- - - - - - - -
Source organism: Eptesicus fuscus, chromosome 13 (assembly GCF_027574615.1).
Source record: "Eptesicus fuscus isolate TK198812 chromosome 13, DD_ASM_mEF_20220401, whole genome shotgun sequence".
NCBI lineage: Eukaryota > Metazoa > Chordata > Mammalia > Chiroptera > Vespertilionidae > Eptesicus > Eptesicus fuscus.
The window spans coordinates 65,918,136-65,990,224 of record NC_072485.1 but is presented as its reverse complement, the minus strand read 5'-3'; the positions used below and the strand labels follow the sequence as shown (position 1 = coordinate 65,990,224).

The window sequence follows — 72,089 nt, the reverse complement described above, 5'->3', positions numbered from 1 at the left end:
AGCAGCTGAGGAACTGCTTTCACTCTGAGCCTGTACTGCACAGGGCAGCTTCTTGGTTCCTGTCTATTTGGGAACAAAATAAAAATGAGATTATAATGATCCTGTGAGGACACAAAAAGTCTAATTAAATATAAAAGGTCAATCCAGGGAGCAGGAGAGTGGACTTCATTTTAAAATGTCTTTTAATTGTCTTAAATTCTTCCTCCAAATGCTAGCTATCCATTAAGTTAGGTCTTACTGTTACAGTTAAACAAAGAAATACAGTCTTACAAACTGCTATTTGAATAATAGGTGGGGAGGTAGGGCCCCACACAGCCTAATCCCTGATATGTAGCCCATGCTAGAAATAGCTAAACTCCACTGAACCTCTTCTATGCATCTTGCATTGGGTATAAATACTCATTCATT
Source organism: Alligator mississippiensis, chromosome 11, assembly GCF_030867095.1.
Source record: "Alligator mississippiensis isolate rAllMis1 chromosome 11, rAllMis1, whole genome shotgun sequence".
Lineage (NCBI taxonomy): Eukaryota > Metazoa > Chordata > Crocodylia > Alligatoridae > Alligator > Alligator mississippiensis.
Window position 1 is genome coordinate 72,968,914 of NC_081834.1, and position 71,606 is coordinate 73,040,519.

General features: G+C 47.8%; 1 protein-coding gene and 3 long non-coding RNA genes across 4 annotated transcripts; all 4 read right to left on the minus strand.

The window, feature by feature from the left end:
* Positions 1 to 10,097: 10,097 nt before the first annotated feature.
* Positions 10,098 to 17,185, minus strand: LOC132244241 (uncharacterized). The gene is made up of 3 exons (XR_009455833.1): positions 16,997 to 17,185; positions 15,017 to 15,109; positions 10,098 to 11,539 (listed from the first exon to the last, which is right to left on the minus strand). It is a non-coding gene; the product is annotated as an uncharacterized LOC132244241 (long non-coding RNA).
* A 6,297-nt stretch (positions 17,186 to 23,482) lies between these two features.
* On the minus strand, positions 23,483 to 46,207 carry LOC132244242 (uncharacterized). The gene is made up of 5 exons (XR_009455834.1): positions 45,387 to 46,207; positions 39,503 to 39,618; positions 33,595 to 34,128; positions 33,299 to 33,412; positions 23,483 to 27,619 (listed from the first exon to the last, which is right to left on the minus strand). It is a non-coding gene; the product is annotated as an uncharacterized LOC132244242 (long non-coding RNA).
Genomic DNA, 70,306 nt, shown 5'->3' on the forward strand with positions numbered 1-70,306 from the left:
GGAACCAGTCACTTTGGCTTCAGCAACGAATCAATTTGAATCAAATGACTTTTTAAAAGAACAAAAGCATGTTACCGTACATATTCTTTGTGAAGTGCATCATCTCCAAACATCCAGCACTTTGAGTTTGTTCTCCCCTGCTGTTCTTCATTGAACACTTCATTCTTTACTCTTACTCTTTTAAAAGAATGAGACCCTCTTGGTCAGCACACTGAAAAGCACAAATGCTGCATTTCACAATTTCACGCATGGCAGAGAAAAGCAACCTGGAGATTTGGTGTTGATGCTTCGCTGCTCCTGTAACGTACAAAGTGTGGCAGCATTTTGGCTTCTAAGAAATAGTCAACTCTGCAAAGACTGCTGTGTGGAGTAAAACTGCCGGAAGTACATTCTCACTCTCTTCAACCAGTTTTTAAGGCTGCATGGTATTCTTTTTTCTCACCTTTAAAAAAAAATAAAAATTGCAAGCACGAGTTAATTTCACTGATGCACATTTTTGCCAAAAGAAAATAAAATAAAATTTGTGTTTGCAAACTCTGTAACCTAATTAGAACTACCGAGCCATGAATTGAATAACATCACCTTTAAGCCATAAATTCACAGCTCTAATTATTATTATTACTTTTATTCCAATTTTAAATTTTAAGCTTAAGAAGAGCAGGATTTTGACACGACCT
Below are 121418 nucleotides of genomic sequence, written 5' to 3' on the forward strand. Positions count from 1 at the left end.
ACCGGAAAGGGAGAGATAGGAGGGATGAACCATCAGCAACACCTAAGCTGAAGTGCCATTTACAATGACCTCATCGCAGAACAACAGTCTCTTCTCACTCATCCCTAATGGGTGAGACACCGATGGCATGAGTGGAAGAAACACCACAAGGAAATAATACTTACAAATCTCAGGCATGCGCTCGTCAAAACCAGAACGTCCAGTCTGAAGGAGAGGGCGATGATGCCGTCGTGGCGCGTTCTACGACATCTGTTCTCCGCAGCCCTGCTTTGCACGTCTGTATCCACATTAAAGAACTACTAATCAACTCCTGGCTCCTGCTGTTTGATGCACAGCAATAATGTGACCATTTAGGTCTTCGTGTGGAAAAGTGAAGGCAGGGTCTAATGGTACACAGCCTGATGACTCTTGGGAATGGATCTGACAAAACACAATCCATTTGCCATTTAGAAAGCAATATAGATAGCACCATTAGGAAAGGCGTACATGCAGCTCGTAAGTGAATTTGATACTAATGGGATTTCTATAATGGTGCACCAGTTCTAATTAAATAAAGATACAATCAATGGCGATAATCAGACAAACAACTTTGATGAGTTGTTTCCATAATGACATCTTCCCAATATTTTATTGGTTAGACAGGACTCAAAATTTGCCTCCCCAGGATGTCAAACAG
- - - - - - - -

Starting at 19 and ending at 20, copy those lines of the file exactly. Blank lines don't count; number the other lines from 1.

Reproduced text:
Below are 121418 nucleotides of genomic sequence, written 5' to 3' on the forward strand. Positions count from 1 at the left end.
ACCGGAAAGGGAGAGATAGGAGGGATGAACCATCAGCAACACCTAAGCTGAAGTGCCATTTACAATGACCTCATCGCAGAACAACAGTCTCTTCTCACTCATCCCTAATGGGTGAGACACCGATGGCATGAGTGGAAGAAACACCACAAGGAAATAATACTTACAAATCTCAGGCATGCGCTCGTCAAAACCAGAACGTCCAGTCTGAAGGAGAGGGCGATGATGCCGTCGTGGCGCGTTCTACGACATCTGTTCTCCGCAGCCCTGCTTTGCACGTCTGTATCCACATTAAAGAACTACTAATCAACTCCTGGCTCCTGCTGTTTGATGCACAGCAATAATGTGACCATTTAGGTCTTCGTGTGGAAAAGTGAAGGCAGGGTCTAATGGTACACAGCCTGATGACTCTTGGGAATGGATCTGACAAAACACAATCCATTTGCCATTTAGAAAGCAATATAGATAGCACCATTAGGAAAGGCGTACATGCAGCTCGTAAGTGAATTTGATACTAATGGGATTTCTATAATGGTGCACCAGTTCTAATTAAATAAAGATACAATCAATGGCGATAATCAGACAAACAACTTTGATGAGTTGTTTCCATAATGACATCTTCCCAATATTTTATTGGTTAGACAGGACTCAAAATTTGCCTCCCCAGGATGTCAAACAG